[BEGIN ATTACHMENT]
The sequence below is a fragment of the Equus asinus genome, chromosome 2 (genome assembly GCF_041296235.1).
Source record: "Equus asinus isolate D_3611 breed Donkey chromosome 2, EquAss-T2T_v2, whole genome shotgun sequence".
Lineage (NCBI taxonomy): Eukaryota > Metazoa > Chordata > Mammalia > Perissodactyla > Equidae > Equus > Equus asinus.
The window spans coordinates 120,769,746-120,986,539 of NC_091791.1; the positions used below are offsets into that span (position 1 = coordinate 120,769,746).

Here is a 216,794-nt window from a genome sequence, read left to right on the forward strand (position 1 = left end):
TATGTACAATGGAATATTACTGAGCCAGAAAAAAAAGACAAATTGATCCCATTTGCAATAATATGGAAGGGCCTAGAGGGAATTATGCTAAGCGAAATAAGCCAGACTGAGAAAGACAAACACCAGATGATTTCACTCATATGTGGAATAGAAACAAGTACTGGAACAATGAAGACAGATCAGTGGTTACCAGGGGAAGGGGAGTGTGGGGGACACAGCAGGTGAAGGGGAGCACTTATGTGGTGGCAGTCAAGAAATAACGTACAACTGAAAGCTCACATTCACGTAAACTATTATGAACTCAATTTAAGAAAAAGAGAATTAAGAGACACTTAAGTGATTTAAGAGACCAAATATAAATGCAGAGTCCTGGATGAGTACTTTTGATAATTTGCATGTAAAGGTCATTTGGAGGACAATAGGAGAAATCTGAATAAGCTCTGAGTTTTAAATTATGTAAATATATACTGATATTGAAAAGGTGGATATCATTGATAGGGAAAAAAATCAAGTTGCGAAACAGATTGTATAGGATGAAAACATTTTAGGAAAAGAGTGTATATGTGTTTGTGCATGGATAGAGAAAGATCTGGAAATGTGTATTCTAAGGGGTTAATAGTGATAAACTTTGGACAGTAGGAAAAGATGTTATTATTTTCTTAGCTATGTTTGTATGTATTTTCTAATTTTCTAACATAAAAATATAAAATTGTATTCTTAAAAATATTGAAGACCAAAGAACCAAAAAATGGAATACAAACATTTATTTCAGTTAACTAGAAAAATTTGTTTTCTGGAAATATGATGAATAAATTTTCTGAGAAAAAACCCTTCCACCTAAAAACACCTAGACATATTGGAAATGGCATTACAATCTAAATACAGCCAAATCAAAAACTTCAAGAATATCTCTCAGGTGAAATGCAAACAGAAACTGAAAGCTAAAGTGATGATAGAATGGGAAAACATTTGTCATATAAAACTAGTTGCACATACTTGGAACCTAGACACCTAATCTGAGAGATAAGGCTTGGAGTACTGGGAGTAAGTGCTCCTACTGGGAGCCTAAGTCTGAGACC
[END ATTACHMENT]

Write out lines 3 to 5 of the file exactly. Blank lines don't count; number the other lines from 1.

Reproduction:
Lineage (NCBI taxonomy): Eukaryota > Metazoa > Chordata > Mammalia > Perissodactyla > Equidae > Equus > Equus asinus.
The window spans coordinates 120,769,746-120,986,539 of NC_091791.1; the positions used below are offsets into that span (position 1 = coordinate 120,769,746).

Here is a 216,794-nt window from a genome sequence, read left to right on the forward strand (position 1 = left end):